I didn’t really know what to do, so I just kept doing whatever presented itself to me. It’s amazing to think back and understand what was really happening with me. As my life suddenly changed, so did the opportunities that presented themselves. I was a first grader all over again. I understood that there was a lot I didn’t understand, so I stood out next to the mail box, with my cane, and waited for the school bus to take me to the rest of my life.

The rest of my life. When you say it and think about it, it sounds very open ended. It sounds like amidst the anxiety of the unknown, there’s a feeling of excitement, a feeling of incredible opportunity that jumps out and asks if you’re ready or not. Ready? Me? Ready for what?

Funny thing, these obstacles full of opportunity. Dare to tread through the frightening narrows and you just might be surprised. I know I have been.

Complacency put a halt to my life experiences many, many times. I was comfortable, and anything out of the ordinary threatened that comfort to the point where I would turn and walk away, cowering back to my little, comfy place.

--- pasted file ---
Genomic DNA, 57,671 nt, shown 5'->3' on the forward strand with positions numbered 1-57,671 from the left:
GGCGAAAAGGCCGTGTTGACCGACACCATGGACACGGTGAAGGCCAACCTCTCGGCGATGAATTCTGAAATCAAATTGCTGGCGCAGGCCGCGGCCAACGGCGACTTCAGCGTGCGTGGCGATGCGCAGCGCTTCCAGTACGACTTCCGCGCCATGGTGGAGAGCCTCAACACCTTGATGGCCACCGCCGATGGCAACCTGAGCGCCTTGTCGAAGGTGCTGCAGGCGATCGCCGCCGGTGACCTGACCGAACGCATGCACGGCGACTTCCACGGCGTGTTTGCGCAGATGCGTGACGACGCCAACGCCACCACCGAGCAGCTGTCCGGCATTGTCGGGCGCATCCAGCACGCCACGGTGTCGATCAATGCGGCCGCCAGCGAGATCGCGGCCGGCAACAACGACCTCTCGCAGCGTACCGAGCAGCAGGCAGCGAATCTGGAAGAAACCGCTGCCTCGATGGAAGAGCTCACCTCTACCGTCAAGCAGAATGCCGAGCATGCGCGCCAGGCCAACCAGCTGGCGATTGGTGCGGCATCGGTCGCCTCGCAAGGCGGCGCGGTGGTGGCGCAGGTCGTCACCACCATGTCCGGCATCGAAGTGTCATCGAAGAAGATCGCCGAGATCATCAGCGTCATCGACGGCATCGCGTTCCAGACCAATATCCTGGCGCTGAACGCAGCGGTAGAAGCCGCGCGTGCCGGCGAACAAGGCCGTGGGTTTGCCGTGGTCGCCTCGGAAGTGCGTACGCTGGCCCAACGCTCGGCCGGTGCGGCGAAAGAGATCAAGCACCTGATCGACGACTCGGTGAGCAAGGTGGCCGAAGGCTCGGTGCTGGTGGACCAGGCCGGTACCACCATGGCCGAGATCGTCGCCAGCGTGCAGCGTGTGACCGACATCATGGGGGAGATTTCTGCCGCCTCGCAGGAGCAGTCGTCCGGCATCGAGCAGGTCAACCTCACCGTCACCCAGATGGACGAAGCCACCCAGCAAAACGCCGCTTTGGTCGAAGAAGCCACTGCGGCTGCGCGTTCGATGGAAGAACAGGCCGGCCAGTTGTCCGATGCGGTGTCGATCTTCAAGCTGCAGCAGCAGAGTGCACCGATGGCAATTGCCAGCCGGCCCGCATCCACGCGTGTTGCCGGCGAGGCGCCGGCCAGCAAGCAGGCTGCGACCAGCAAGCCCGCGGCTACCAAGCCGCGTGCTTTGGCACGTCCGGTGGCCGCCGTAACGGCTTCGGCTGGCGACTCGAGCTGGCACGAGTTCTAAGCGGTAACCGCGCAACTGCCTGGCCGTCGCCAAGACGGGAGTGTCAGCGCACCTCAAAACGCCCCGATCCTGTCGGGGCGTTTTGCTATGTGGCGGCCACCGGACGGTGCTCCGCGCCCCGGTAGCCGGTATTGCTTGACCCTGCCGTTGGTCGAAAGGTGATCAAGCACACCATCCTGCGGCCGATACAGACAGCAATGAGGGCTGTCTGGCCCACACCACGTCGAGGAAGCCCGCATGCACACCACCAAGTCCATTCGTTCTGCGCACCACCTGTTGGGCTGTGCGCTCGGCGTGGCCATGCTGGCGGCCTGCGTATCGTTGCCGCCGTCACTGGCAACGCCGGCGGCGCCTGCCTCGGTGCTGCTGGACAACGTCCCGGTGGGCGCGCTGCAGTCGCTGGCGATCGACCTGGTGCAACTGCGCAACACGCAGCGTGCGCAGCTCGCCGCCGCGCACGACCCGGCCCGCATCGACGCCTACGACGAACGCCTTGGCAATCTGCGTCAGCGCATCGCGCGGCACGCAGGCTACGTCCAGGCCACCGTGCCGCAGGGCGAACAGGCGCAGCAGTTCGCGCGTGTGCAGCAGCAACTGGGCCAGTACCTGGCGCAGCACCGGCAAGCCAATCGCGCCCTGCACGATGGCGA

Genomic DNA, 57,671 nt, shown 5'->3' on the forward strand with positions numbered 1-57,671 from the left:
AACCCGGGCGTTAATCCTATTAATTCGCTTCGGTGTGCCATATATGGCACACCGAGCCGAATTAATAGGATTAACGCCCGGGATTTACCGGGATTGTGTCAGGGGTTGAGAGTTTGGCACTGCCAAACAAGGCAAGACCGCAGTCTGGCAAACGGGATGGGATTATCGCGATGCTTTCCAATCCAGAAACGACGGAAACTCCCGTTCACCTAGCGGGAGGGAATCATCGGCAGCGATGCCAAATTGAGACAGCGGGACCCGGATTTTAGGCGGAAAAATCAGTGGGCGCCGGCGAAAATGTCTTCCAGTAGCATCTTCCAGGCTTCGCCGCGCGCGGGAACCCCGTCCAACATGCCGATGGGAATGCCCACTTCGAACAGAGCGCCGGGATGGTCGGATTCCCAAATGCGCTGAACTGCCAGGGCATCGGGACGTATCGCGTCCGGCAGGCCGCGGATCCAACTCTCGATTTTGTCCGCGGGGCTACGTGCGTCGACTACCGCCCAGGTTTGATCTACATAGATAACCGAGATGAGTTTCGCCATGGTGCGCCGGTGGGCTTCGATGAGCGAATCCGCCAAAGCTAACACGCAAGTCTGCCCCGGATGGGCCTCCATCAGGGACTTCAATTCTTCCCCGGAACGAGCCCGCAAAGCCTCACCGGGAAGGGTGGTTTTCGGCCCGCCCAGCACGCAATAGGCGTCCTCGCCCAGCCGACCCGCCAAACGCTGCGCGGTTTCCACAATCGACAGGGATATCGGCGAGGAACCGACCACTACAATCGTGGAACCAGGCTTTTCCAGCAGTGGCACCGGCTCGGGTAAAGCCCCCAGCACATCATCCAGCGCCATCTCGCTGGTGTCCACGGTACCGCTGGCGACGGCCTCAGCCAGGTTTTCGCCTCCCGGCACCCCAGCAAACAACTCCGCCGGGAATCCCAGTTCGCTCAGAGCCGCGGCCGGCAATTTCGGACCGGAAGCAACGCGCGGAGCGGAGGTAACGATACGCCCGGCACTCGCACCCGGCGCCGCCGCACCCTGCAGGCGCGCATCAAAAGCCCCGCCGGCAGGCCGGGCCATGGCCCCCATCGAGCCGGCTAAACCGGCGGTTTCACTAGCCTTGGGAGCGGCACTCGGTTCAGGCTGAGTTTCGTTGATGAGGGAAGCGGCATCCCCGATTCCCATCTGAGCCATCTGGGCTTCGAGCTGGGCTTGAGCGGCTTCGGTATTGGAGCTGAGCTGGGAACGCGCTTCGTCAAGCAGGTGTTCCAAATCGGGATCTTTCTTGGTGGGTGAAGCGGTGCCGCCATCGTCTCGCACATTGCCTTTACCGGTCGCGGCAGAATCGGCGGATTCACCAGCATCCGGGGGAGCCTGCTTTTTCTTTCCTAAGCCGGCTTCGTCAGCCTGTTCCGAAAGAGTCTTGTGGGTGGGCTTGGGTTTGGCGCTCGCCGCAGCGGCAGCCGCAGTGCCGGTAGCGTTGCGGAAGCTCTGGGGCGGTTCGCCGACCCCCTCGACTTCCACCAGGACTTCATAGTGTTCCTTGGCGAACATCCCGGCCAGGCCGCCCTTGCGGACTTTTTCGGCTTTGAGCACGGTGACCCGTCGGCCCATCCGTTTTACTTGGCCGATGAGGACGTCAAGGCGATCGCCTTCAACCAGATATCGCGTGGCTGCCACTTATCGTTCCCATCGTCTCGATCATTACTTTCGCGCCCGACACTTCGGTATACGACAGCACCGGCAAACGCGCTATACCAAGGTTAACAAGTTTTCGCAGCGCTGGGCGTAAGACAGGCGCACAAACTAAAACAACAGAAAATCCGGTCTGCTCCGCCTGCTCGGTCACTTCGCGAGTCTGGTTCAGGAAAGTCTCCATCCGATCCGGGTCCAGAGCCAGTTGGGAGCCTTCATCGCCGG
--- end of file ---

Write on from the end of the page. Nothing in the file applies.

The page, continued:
That was probably the most important thing about me that changed, and I’m here to tell you, it scared the gummy bears outta me. Fear of the unknown was something I never did well. I’m not saying I did it any better these days, but I put my head down, dug my heels in and did it anyway.

And here I am, a few days older with those experiences that have helped me to become a different man, swiping a white cane as he moves forward.

I have been introduced to an amazing array of inspirational points of light. I’ve been shown a courage that I never knew existed. I have been given the hope and support of a community that so many of the world never recognizes. I am blind, and I am in awe with a sense of admiration that has inspired me as I keep moving forward.

How many ways can I describe the thanks and gratitude that I feel for the opportunities I have been afforded? How many times can I say thanks and show my appreciation? How many of you have lived your lives so that I may come to know the gifts you possess?

Ok, I admit it. I’m rambling once again. As I write this post, there are people out there who don’t ever stop living their lives. Some folks might categorize them as being handicapped. Some folks might see a condition, instead of seeing a life full of life. Some will never understand how strong these people are, how determined and driven and capable and inquisitive they are.

I never did, but I sure as hell do now.